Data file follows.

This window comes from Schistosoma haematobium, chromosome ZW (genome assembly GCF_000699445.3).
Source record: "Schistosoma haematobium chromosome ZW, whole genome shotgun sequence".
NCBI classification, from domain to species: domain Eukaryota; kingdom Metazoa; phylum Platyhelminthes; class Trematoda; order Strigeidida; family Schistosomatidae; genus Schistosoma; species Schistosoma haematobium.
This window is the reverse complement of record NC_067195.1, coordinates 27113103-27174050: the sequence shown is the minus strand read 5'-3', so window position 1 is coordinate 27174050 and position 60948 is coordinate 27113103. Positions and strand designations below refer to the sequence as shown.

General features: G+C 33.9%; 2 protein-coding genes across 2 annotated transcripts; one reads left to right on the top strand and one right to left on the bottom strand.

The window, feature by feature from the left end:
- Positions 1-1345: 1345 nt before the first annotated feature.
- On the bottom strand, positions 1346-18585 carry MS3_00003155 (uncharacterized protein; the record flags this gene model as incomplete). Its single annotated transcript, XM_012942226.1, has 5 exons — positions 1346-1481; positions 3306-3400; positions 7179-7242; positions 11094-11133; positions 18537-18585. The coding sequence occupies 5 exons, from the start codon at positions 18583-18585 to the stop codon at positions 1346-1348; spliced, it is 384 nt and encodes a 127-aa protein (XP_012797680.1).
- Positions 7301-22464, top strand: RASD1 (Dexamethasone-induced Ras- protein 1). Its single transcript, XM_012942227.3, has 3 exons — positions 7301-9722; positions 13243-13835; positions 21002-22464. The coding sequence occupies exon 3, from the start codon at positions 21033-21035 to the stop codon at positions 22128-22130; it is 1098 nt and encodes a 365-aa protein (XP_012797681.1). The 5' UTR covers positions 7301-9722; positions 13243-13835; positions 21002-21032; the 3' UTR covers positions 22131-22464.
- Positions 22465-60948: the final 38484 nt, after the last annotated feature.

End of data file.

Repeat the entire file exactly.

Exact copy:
This window comes from Schistosoma haematobium, chromosome ZW (genome assembly GCF_000699445.3).
Source record: "Schistosoma haematobium chromosome ZW, whole genome shotgun sequence".
NCBI classification, from domain to species: domain Eukaryota; kingdom Metazoa; phylum Platyhelminthes; class Trematoda; order Strigeidida; family Schistosomatidae; genus Schistosoma; species Schistosoma haematobium.
This window is the reverse complement of record NC_067195.1, coordinates 27113103-27174050: the sequence shown is the minus strand read 5'-3', so window position 1 is coordinate 27174050 and position 60948 is coordinate 27113103. Positions and strand designations below refer to the sequence as shown.

General features: G+C 33.9%; 2 protein-coding genes across 2 annotated transcripts; one reads left to right on the top strand and one right to left on the bottom strand.

The window, feature by feature from the left end:
- Positions 1-1345: 1345 nt before the first annotated feature.
- On the bottom strand, positions 1346-18585 carry MS3_00003155 (uncharacterized protein; the record flags this gene model as incomplete). Its single annotated transcript, XM_012942226.1, has 5 exons — positions 1346-1481; positions 3306-3400; positions 7179-7242; positions 11094-11133; positions 18537-18585. The coding sequence occupies 5 exons, from the start codon at positions 18583-18585 to the stop codon at positions 1346-1348; spliced, it is 384 nt and encodes a 127-aa protein (XP_012797680.1).
- Positions 7301-22464, top strand: RASD1 (Dexamethasone-induced Ras- protein 1). Its single transcript, XM_012942227.3, has 3 exons — positions 7301-9722; positions 13243-13835; positions 21002-22464. The coding sequence occupies exon 3, from the start codon at positions 21033-21035 to the stop codon at positions 22128-22130; it is 1098 nt and encodes a 365-aa protein (XP_012797681.1). The 5' UTR covers positions 7301-9722; positions 13243-13835; positions 21002-21032; the 3' UTR covers positions 22131-22464.
- Positions 22465-60948: the final 38484 nt, after the last annotated feature.